Sunday blues. You may have heard of this term used to widely describe the anxiety and hopelessness we all experience on a Sunday, knowing the impending doom that is Monday approaching us at speeds much faster than we would like — also called Sunday scares because they truly are scary.
I now propose another definition of the word — a feeling equally devastating but more tied to how Sunday, and really the entire weekend, feels like a screeching, jolting, sudden halt to our hectic schedules that we have no idea how to deal with. Suddenly we have gotten all we ever wished for — free time — and instead of feeling the joy and freedom we anticipated we would, relaxing and rejuvenating, our packed work schedules have left in us only the emotional capacity to feel… restless, listless, and purposeless.
Philosophers have termed this an existential vacuum — the void of boredom that pops up like a genie out of all our lamps when we clean them at the end of our busy weeks. Suddenly we notice all the little cracks, imperfections and dirt spots on the lamp — the lack of entertainment, the lack of hobbies, the lack of content, and the lack of meaning in our lives.
Why do we not feel it during the week? You know the answer: who has the time to feel anything between classes and meetings with professors and those with teammates and catching up with friends and keeping yourself alive by snacking or annoyingly, having to spend half an hour eating a meal and studying, preparing, working, moving forward, doing better, more, faster. We’ve all seen those memes of people scheduling emotional breakdowns between consecutive meetings, but we laugh only because we relate. I myself have seen a person or two wipe away their tears and begin clicking away on their keyboard right after, having completed their quota of allowing themselves to feel for the day.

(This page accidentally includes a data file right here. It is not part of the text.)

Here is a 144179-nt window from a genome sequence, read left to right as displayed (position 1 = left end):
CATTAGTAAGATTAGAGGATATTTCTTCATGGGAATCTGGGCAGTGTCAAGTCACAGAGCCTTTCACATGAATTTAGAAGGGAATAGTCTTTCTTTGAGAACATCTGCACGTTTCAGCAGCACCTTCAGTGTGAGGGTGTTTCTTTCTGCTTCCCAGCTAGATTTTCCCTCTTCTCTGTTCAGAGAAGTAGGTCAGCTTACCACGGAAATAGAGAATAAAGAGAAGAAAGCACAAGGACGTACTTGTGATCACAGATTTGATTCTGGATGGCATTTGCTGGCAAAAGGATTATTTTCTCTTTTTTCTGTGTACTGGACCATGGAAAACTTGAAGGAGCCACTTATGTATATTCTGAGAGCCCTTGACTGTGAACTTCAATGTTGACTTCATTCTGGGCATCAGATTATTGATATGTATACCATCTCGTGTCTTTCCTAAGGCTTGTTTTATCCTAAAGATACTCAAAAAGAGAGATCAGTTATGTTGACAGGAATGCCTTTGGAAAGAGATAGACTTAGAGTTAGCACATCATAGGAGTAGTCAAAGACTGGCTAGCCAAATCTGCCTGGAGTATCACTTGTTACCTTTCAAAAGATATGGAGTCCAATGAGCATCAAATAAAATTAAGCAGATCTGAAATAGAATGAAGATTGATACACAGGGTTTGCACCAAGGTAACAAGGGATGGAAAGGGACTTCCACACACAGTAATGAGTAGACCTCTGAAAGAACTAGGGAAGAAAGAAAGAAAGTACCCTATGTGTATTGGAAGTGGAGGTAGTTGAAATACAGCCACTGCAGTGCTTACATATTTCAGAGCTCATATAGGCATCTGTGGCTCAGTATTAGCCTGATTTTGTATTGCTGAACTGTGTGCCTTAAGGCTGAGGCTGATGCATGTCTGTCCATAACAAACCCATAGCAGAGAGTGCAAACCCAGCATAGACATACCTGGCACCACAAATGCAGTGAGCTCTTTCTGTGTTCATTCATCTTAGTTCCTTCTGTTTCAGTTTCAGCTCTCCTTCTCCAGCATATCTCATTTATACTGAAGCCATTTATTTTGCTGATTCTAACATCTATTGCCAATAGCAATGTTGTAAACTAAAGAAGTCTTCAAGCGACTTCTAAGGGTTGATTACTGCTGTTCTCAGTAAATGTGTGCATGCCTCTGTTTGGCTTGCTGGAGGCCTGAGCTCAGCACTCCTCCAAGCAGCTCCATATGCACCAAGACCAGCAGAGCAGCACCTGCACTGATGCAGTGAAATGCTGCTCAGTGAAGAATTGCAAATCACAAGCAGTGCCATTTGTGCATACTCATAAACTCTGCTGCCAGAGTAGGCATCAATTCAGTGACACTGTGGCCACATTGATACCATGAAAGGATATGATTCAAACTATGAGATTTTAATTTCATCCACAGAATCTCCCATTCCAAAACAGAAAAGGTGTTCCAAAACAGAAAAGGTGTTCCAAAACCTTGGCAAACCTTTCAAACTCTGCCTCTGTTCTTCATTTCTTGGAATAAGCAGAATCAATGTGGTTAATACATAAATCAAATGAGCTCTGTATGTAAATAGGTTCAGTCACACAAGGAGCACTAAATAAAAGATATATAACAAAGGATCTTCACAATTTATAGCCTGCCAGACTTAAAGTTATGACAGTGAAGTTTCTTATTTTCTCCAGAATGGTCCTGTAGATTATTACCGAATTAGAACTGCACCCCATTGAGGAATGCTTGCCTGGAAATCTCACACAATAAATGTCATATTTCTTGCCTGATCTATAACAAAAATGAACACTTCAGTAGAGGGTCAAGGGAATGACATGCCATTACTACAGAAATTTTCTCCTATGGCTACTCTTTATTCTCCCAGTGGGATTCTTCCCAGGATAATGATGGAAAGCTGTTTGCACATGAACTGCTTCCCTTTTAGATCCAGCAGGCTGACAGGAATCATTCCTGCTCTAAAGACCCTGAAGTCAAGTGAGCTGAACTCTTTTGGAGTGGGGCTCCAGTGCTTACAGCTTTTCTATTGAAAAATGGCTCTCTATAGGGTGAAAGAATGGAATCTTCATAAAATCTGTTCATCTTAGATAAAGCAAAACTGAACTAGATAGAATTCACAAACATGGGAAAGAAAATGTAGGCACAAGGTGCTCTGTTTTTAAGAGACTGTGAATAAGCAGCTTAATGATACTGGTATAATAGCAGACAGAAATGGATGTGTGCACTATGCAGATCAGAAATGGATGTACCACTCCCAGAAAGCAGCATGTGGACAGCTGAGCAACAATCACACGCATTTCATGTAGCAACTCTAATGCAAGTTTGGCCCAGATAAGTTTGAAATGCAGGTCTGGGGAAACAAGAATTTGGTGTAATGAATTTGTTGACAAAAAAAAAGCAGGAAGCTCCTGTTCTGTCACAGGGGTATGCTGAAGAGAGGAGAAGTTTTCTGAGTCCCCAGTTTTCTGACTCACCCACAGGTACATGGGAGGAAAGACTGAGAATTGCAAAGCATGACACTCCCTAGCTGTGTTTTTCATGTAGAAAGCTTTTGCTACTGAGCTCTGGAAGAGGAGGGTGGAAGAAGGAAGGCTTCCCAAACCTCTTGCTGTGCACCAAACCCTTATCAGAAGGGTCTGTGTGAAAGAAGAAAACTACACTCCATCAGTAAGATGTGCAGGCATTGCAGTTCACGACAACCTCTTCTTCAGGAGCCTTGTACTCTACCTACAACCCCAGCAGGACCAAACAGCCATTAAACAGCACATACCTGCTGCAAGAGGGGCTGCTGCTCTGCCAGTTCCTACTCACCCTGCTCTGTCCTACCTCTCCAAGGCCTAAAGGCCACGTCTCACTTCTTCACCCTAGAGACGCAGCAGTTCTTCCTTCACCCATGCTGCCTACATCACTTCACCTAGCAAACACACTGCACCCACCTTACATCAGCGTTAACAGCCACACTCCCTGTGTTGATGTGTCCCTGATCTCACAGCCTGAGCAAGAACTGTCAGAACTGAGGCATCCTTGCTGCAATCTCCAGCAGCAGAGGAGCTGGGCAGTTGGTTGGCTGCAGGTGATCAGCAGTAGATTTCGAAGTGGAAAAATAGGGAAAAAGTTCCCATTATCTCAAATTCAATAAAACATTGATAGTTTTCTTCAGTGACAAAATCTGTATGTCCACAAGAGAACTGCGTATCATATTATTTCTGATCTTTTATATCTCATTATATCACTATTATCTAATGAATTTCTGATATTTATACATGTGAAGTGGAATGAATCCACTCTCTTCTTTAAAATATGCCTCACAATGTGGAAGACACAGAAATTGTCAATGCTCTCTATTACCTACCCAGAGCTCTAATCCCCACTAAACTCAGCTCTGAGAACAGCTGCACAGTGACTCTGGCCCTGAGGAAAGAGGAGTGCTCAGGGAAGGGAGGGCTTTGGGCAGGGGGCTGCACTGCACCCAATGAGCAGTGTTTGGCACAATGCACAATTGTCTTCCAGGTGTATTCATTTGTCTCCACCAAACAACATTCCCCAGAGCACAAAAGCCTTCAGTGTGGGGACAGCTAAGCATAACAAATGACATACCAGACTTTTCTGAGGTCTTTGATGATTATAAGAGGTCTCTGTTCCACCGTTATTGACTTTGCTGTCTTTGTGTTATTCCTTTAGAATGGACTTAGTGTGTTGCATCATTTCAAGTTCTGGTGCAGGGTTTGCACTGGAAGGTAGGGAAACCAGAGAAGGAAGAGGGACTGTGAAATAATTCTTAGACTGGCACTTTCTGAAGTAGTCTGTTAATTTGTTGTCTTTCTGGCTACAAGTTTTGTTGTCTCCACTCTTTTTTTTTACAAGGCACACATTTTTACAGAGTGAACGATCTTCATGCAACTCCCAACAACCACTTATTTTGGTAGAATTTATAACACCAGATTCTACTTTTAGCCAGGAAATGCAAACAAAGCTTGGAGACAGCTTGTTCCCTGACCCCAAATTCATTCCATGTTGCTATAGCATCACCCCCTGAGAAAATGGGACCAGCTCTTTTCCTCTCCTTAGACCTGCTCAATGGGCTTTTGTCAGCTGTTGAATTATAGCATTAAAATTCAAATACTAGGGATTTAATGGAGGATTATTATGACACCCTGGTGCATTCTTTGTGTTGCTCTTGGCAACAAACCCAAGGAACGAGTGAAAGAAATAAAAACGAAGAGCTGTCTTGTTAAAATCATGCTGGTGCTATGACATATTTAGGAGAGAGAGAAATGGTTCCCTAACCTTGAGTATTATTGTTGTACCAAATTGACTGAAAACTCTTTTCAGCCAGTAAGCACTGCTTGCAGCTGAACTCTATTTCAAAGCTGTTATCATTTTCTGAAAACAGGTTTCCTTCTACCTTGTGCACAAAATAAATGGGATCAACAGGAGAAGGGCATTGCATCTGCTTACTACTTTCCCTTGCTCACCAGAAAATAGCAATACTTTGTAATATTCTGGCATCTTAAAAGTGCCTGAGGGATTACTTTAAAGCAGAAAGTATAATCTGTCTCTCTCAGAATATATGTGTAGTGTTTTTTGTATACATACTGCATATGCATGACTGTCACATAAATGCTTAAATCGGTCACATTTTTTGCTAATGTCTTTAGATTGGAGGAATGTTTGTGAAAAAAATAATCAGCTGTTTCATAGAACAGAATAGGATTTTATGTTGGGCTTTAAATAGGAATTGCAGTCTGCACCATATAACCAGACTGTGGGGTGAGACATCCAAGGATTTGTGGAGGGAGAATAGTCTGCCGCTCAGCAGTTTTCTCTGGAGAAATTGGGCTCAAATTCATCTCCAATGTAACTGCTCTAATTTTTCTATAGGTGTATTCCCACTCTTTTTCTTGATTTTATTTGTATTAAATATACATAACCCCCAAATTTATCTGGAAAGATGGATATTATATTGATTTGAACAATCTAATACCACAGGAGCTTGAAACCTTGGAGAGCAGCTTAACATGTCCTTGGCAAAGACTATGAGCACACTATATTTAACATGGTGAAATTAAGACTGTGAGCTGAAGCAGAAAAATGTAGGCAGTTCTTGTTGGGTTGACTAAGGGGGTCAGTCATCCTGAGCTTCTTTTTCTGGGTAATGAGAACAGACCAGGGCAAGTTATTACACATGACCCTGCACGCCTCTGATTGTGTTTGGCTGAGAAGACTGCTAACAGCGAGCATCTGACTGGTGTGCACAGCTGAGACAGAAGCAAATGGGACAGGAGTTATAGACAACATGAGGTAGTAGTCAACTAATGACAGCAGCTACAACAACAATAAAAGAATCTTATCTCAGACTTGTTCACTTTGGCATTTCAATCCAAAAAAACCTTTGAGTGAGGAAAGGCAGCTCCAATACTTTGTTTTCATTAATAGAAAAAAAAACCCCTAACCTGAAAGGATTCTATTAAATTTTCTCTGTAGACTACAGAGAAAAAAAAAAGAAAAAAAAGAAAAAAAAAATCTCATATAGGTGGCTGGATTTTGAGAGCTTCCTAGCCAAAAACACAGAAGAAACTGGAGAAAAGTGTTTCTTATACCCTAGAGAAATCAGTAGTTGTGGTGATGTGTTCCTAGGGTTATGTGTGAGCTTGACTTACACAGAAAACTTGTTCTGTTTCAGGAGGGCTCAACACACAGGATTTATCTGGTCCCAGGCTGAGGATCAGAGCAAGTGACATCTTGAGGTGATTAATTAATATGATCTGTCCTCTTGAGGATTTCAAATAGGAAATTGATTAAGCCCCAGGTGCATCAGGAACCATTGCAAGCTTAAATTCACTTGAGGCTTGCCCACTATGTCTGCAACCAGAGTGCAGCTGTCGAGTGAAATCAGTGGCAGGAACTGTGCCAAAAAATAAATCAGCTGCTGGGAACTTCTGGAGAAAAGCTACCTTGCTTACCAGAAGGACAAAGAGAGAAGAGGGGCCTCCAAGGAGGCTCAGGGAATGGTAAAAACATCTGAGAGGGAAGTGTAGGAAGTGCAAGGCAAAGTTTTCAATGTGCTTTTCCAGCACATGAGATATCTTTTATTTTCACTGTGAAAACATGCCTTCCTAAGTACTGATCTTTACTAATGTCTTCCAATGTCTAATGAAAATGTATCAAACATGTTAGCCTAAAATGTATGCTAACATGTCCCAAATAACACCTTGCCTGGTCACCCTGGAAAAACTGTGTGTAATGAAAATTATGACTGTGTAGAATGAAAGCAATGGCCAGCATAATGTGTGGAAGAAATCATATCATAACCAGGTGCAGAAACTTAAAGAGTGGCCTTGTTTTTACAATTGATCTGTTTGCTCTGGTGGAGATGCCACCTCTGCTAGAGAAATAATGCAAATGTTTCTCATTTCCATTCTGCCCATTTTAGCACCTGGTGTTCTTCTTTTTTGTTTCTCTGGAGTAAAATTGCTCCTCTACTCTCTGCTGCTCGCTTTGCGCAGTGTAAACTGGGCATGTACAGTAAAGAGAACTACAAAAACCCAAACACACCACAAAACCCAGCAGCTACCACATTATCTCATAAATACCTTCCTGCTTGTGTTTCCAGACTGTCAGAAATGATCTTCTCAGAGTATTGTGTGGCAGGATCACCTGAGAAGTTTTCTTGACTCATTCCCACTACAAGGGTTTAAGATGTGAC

I like to think of Sunday blues as noticing the ache in your muscles only after you finish a difficult workout, the burn in a wound when you try to clean it, or a sore throat after a concert. (Although I guess this last one makes the work week seem like a more positive experience. Hilarious.) Either way, the pattern is the same — scheduling commitment after commitment in the week, caught up in the routine that we set for ourselves, with the consequences of our decision to come to NYUAD, we wait impatiently and desperately for the reprieve of a weekend. And it isn’t until the awaited time finally arrives that we realize, there’s no method to fun. We obviously have no hobbies outside SIG involvement because free time is time wasted, no interests that we haven’t translated into internships because earning money is our sole purpose, and no friends that we don’t schedule Google Calendar meet-ups with because if they’re free to hang out with you anytime, they’re not worth it. There is no fun to be had on the weekend. All that’s left is to sit on our beds, set our bangs to throw a shadow over our heads, plug in our headphones, and blast “POV: when you’re lonely and sad” playlists.
Rest and recoup only works when you feel fulfilled with your existence, even when you are not juggling five different tasks together and making your parents proud by being a productive member of the community. And no, there’s no crash course you can take to learn to feel content with simply doing nothing and not getting bored or feeling like a burden to society with the time you’re “wasting.” Sometimes, time can just be allowed to pass, and to not feel utter despair at not having anything to pass the time with, we need to train ourselves to a level of satisfaction, of contentment that isn’t dependent on the grades we get, the accolades we receive, the CVs we top up, the awards we win, the money we make, the internships we secure, or any other form of academic or societal validation. Otherwise, when the vicious work week lets you out of its clutches for a puny little period, you realize there is no life to balance your work with, and the Sunday blues it is.
On an even bleaker note, maybe human emotions are a myth, and we really only have two states of being — stressed, overworked, on the verge of breakdown, or empty, fidgety and apathetic.
Maybe it is just as Schopenhauer said and we really are doomed to oscillate between distress and boredom for the rest of our lives.
Tiesta Dangwal is Deputy Features Editor. Email them at firstname.lastname@example.org